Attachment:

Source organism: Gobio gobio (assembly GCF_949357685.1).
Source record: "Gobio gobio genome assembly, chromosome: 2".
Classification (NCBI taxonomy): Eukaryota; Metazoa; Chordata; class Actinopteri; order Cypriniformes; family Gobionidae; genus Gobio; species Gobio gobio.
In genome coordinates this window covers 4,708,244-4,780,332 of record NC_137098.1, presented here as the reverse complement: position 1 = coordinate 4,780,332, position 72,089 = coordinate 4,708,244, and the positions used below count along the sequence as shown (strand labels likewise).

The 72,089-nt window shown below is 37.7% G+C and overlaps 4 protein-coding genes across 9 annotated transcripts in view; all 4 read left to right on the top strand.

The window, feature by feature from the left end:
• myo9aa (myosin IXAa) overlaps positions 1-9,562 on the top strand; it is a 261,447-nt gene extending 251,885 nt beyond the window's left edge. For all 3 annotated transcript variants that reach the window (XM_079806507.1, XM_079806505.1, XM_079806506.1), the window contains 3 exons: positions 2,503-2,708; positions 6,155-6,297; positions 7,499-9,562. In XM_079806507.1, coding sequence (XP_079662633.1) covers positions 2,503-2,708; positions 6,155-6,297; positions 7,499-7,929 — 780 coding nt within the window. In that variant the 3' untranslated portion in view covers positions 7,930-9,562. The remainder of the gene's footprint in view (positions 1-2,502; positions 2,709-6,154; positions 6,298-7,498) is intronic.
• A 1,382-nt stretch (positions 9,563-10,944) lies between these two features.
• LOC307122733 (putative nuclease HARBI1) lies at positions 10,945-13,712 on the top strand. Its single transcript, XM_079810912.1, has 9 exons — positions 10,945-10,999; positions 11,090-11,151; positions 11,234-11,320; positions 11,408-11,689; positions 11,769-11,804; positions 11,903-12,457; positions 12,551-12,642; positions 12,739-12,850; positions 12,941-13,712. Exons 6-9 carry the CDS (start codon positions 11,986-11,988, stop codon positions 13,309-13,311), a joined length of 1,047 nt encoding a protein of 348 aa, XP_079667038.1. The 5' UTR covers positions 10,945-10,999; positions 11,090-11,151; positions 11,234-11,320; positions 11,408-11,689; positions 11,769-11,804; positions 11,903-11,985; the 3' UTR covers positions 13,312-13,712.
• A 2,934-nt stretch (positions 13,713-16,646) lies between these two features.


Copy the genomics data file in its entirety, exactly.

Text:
Source organism: Gobio gobio (assembly GCF_949357685.1).
Source record: "Gobio gobio genome assembly, chromosome: 2".
Classification (NCBI taxonomy): Eukaryota; Metazoa; Chordata; class Actinopteri; order Cypriniformes; family Gobionidae; genus Gobio; species Gobio gobio.
In genome coordinates this window covers 4,708,244-4,780,332 of record NC_137098.1, presented here as the reverse complement: position 1 = coordinate 4,780,332, position 72,089 = coordinate 4,708,244, and the positions used below count along the sequence as shown (strand labels likewise).

The 72,089-nt window shown below is 37.7% G+C and overlaps 4 protein-coding genes across 9 annotated transcripts in view; all 4 read left to right on the top strand.

The window, feature by feature from the left end:
• myo9aa (myosin IXAa) overlaps positions 1-9,562 on the top strand; it is a 261,447-nt gene extending 251,885 nt beyond the window's left edge. For all 3 annotated transcript variants that reach the window (XM_079806507.1, XM_079806505.1, XM_079806506.1), the window contains 3 exons: positions 2,503-2,708; positions 6,155-6,297; positions 7,499-9,562. In XM_079806507.1, coding sequence (XP_079662633.1) covers positions 2,503-2,708; positions 6,155-6,297; positions 7,499-7,929 — 780 coding nt within the window. In that variant the 3' untranslated portion in view covers positions 7,930-9,562. The remainder of the gene's footprint in view (positions 1-2,502; positions 2,709-6,154; positions 6,298-7,498) is intronic.
• A 1,382-nt stretch (positions 9,563-10,944) lies between these two features.
• LOC307122733 (putative nuclease HARBI1) lies at positions 10,945-13,712 on the top strand. Its single transcript, XM_079810912.1, has 9 exons — positions 10,945-10,999; positions 11,090-11,151; positions 11,234-11,320; positions 11,408-11,689; positions 11,769-11,804; positions 11,903-12,457; positions 12,551-12,642; positions 12,739-12,850; positions 12,941-13,712. Exons 6-9 carry the CDS (start codon positions 11,986-11,988, stop codon positions 13,309-13,311), a joined length of 1,047 nt encoding a protein of 348 aa, XP_079667038.1. The 5' UTR covers positions 10,945-10,999; positions 11,090-11,151; positions 11,234-11,320; positions 11,408-11,689; positions 11,769-11,804; positions 11,903-11,985; the 3' UTR covers positions 13,312-13,712.
• A 2,934-nt stretch (positions 13,713-16,646) lies between these two features.